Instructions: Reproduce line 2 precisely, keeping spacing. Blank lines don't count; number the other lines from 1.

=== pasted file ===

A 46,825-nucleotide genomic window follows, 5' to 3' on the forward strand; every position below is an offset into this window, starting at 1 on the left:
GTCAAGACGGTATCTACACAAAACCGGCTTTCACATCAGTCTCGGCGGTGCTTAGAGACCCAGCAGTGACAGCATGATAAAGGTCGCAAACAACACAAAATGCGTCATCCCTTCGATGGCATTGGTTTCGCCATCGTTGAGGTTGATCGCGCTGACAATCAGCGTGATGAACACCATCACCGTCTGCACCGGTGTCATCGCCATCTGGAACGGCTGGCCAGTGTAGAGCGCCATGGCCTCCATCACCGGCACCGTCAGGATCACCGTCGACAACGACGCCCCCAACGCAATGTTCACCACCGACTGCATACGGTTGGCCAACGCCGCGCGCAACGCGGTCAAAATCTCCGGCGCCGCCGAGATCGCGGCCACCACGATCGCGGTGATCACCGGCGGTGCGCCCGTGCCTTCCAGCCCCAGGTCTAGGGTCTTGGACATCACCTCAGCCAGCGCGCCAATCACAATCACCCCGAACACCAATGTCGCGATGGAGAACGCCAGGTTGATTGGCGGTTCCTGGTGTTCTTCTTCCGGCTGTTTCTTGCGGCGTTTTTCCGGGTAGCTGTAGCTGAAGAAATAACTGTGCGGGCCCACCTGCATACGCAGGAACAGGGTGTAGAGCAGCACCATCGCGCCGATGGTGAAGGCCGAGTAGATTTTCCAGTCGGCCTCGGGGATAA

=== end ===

GTCAAGACGGTATCTACACAAAACCGGCTTTCACATCAGTCTCGGCGGTGCTTAGAGACCCAGCAGTGACAGCATGATAAAGGTCGCAAACAACACAAAATGCGTCATCCCTTCGATGGCATTGGTTTCGCCATCGTTGAGGTTGATCGCGCTGACAATCAGCGTGATGAACACCATCACCGTCTGCACCGGTGTCATCGCCATCTGGAACGGCTGGCCAGTGTAGAGCGCCATGGCCTCCATCACCGGCACCGTCAGGATCACCGTCGACAACGACGCCCCCAACGCAATGTTCACCACCGACTGCATACGGTTGGCCAACGCCGCGCGCAACGCGGTCAAAATCTCCGGCGCCGCCGAGATCGCGGCCACCACGATCGCGGTGATCACCGGCGGTGCGCCCGTGCCTTCCAGCCCCAGGTCTAGGGTCTTGGACATCACCTCAGCCAGCGCGCCAATCACAATCACCCCGAACACCAATGTCGCGATGGAGAACGCCAGGTTGATTGGCGGTTCCTGGTGTTCTTCTTCCGGCTGTTTCTTGCGGCGTTTTTCCGGGTAGCTGTAGCTGAAGAAATAACTGTGCGGGCCCACCTGCATACGCAGGAACAGGGTGTAGAGCAGCACCATCGCGCCGATGGTGAAGGCCGAGTAGATTTTCCAGTCGGCCTCGGGGATAA